Strategies for CORBA Middleware-Based Load Balancing

(来源:http://computer.org)

Ossama Othman, Carlos O'Ryan, and Douglas C. Schmidt
University of California, Irvine

The growth of online Internet services during the past decade has increased the demand for scalable and dependable distributed computing systems. E-commerce and online stock trading systems are examples. These systems concurrently serve many clients that transmit a large, often "bursty," number of requests and have stringent quality of service requirements. To protect hardware investments and avoid overcomitting resources, such systems scale incrementally by connecting servers through high-speed networks.

An increasingly popular and cost effective technique to improve networked server performance is load balancing, where hardware or software mechanisms determine which server will execute each client request. Load balancing helps improve system scalability by ensuring that client application requests are distributed and processed equitably across a group of servers. Likewise, it helps improve system dependability by adapting dynamically to system configuration changes that arise from hardware or software failures. Load balancing also helps ensure all resources are used efficiently and that new servers are purchased or cycles are leased only when necessary.

This article describes the strategies and architectures for CORBA load balancing, introduces a CORBA load balancing service we designed, and provides performance benchmarks. A second installment of this article (appearing in the April 2001 issue of DS Online) provides more detail regarding the specific load balancing service we designed using TAO?he ACE (Adaptive Communication Environment) ORB.

Load balancing for distributed systems

Load balancing mechanisms distribute client workload equitably among back-end servers to improve overall system responsiveness. These mechanisms can be provided in any or all of the following layers in a distributed system:

  • Network-based load balancing: IP routers and domain name servers that service a pool of host machines provide this type of load balancing. For example, when a client resolves a hostname, the DNS can assign a different IP address to each request dynamically based on current load conditions. The client then contacts the designated back-end server, unaware that a different server could be selected for its next DNS resolution. Routers can also bind a TCP flow to any back-end server based on the current load conditions and then use that binding for the duration of the flow. High volume Web sites often use network-based load balancing at the network layer (layer 3) and transport layer (layer 4). Layer 3 and 4 load balancing (referred to as switching1) use the IP address/hostname and port, respectively, to determine where to forward packets. Load balancing at these layers is somewhat limited, however, because they do not take into account the content of client requests. Instead, higher-layer mechanisms?he so called layer 5 switching described below?erform load balancing in accordance with the content of requests, such as pathname information within a URL.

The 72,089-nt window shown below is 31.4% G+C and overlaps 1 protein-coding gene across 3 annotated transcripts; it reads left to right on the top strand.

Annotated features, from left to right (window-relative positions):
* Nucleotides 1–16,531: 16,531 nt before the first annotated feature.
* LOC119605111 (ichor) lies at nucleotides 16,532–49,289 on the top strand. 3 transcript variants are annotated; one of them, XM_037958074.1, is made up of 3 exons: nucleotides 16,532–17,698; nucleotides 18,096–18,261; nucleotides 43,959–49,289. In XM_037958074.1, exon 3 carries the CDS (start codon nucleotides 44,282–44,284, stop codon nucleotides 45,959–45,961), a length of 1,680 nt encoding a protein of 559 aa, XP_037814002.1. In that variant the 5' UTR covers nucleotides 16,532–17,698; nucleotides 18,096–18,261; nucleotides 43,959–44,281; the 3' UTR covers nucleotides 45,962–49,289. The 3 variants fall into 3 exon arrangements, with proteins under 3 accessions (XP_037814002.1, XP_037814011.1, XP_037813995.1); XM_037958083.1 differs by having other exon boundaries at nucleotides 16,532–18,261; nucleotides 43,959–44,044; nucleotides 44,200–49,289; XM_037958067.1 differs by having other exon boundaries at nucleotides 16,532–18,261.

• OS-based load balancing: Distributed OSs provide this type of load balancing through clustering, load sharing (load sharing should not be confused with load balancing; for example, processing resources can be shared among processors but not necessarily balanced), and process migration2 mechanisms. Clustering is a cost effective way to achieve high availability and high performance by combining many commodity computers to improve overall system processing power. Processes can then be distributed transparently among computers in the cluster. Clusters generally employ load sharing and process migration. Process migration mechanisms balance load across processors?r, more generally, across network nodes?y transferring the state of a process between nodes.3 Transferring process states requires significant platform infrastructure support to handle platform differences between nodes. It can also limit applicability to programming languages based on virtual machines, such as Java.
  • Middleware-based load balancing: This type of load balancing is performed in middleware, often on a per-session or per-request basis. For example, layer 5 switching1 has become a popular technique to determine which Web server should receive a client request for a particular URL. This strategy can also detect "hot spots"?requently accessed URLs?o that additional resources can be allocated to handle the large number of requests for such URLs.

Advantages of middleware-based load balancing

Network-based and OS-based load balancing architectures suffer from several limitations including lack of flexibility and adaptability. The lack of flexibility arises from the inability to support application-defined metrics at run time when making load balancing decisions. The lack of adaptability occurs due to the absence of load-related feedback from a given set of replicas (duplicate instances of a particular object on a server that is managed by a load balancer), as well as the inability to control if and when a given replica should accept additional requests. Neither network-based nor OS-based load balancing solutions provide as straightforward, portable, and economical a means of adapting load balancing decisions based on application-level request characteristics, such as content and duration, as middleware-based load balancing does.